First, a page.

OEM caulk starting to break down after 8 years?
OEM caulk starting to break down after 8 years?

You can always go to the local RV store and find products that claim to be roof caulk.  I’ve tried a few and had uniformly disappointing results, especially the “self-leveling” type.  Those RV-store caulks seem to be made for the disposable RV market, because they all break down in a few years under sunlight and start to crack, then leak.  You can go on the roof of my Airstream and see what things (vents, antennas, etc.) have been caulked with the standard products; they’re drying out and starting to crack around the edges.  I will have to go up on the roof sometime, scrape all that stuff off, and re-caulk.  It’s not a job I’m looking forward to.

You can also see the things that were caulked with Vulkem or TremPro.  They’re still soft and pliable, even sticky, after years of UV exposure.  When I removed the old cellular antenna a couple of weeks ago, the caulk exposed to the UV was hardened but intact, and still waterproof. Around the base of the antenna the caulk was still gooey.  Think about that: the antenna was installed in 2005 and the caulk on it stuck to my fingers like fresh glue after eight years!  I’ve got it sitting here on my desk, just because I like to pick it up and marvel at it once in a while.  (Yes, that’s super-geeky but hey, it inspired this blog you’re reading.)

And eight years is nothing.  I’ve taken apart sections of my 1968 Caravel and found Vulkem contained inside joints and seams that was still good.   That Vulkem was probably decades old.

So that explains why I was willing to wait a week to get a tube of Vulkem 116 from an online seller. I used it to seal up the antenna hole for the cellular Internet booster.  The hole was 3/4″ and the cable was only 1/4″ so I used a set of rubber grommets to fill in the gap, plus a 2″ tall rubber “boot” that I found at Ace Hardware.  This formed a small tower on the roof, from which the new antenna cable emerges. Then I caulked the beejeebers out of the whole thing, sealing it completely.

IMG_2120Two days later, the caulk still feels like it was fresh from the tube, and since it cures very slowly (just 1/16″ of an inch per day at 75 degrees F & 50% humidity) I expect it will take at least a week due to our low humidity.  Fortunately, the Airstream isn’t going anywhere for four weeks.  I’ll get back on the roof in late May to check on the antenna cable again, after having towed the Airstream 2,000 miles to Ohio, just to confirm that the seal is flexing appropriately at highway speed and not developing any gaps that could cause a leak. I’m pretty sure it will be fine.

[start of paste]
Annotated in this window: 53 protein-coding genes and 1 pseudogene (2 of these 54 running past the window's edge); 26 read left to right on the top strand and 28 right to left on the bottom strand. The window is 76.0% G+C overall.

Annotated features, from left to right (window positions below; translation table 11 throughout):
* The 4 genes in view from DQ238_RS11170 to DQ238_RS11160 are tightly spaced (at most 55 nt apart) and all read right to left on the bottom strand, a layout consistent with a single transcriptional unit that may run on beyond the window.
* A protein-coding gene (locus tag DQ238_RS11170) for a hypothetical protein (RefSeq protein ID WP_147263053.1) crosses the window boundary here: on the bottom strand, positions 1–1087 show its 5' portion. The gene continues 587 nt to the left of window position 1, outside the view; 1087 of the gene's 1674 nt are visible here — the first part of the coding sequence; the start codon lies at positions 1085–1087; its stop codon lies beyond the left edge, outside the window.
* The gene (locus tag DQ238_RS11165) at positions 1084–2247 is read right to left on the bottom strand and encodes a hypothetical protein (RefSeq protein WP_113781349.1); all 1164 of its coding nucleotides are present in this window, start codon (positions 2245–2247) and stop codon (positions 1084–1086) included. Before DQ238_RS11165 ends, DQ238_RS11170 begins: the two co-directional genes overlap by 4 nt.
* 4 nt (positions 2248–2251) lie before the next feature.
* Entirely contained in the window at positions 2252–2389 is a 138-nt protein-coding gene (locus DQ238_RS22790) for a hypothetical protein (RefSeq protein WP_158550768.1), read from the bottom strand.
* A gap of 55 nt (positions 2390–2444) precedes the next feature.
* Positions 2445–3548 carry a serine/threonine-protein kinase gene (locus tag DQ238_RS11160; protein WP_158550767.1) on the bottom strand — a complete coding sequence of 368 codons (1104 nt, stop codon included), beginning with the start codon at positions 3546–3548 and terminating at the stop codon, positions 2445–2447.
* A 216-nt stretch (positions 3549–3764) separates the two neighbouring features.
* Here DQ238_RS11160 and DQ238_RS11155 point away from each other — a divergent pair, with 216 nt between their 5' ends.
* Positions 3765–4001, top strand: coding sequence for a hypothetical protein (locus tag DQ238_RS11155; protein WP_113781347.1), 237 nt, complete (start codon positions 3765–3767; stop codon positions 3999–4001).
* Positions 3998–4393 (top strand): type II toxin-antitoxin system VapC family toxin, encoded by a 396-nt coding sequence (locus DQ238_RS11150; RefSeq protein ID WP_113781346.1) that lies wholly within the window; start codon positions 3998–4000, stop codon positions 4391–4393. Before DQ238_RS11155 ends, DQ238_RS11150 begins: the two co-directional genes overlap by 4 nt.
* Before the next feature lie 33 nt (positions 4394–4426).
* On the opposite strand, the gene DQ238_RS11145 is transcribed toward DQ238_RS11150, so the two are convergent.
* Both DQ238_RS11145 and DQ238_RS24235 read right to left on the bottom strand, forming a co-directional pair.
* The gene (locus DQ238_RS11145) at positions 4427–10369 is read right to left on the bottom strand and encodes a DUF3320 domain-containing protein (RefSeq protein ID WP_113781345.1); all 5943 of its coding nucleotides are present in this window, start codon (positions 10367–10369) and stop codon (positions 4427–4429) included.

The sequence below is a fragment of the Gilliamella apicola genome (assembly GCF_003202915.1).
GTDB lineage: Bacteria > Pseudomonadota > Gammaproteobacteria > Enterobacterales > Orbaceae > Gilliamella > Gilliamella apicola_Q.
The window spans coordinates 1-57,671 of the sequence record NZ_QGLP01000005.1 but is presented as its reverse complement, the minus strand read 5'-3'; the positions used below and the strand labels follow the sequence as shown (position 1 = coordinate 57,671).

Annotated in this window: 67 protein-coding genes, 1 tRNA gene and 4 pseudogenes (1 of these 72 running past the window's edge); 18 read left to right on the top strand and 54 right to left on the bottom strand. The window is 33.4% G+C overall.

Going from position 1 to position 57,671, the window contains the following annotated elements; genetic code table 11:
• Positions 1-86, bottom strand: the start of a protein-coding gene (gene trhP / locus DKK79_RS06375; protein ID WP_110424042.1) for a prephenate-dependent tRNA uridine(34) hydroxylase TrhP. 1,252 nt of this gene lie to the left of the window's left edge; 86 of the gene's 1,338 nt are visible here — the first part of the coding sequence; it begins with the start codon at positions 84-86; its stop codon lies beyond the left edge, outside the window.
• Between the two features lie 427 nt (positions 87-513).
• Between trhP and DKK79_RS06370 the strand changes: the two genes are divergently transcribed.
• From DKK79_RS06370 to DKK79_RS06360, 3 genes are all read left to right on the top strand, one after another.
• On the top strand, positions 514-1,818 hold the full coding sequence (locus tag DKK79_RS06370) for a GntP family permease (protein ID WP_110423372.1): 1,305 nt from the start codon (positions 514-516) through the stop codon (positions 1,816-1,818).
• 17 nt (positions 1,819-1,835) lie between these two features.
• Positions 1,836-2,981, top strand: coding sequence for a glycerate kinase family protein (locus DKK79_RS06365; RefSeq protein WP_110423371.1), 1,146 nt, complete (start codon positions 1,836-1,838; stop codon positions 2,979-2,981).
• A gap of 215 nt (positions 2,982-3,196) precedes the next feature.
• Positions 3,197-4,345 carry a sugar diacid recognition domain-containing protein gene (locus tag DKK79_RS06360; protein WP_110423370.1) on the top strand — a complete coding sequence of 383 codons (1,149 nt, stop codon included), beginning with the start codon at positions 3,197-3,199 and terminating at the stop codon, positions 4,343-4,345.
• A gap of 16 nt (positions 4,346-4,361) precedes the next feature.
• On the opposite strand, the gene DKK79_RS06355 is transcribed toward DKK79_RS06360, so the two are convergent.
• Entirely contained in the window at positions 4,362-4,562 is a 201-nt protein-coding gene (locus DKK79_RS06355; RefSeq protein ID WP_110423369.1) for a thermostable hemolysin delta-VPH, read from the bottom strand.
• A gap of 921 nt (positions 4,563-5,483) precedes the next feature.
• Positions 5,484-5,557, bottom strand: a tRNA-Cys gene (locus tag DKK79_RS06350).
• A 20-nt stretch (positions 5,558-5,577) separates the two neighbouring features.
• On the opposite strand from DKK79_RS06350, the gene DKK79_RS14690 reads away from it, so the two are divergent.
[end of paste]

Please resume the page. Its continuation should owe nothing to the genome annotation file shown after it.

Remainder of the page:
There are a few challenges with using this stuff.  First off, the fumes are stinky and toxic, which may be why it’s not approved for indoor use.  I would not use this in a workshop without having windows open and a fan.  Second, it’s trickier to shape and smooth than silicone caulk, because it sticks to everything.  The old “wet finger” trick that you use with silicone won’t work—it’ll stick to your wet finger.  I strongly suggest wearing disposable vinyl gloves when you work with it, and bringing along a bunch of paper towels for cleanup.

IMG_2116Third, saving the leftover tube is a bit of a pain.  It’s hard enough to obtain that you don’t want to lose the leftovers between jobs.  Some people put it in the freezer, which I think is a bad idea because the smell of the caulk can ruin your food, even through a plastic bag.  I like my ice cream to taste like Oreo Mint, not vanilla Vulkem.

We’re trying an experiment instead.  We wrapped the nozzle in plastic kitchen wrap, and then vacuum sealed the entire tube with Eleanor’s Food Saver.  (Eleanor wants me to mention that this was her brilliant idea, and I’m glad to do so.  If I open the tube in a year and find it congealed then it will be Eleanor’s terrible idea.  But it should be fine.)

Don’t buy this product

Today I’m going to have another minor rant, and probably on a topic you don’t care about.  I’m going to talk about advertising. But before I continue I should probably put that warning in multiple languages:

For my Mercedes fans:  Achtung! Dieses Weblog ist nicht etwa Mercedes!

For my Twitter followers: #notaboutAirstream #boringtopic #rantalert

For people on smart phones:  Hard 4 U 2 read. Tiny txt. Catch U later k?  BRB

For the Facebook crowd:  This blog contains no cute pictures of animals with inspirational phrases, so why would you read it?

For my daughter and her pre-teen friends:    Biggest.  Epic.  Fail.  Ever.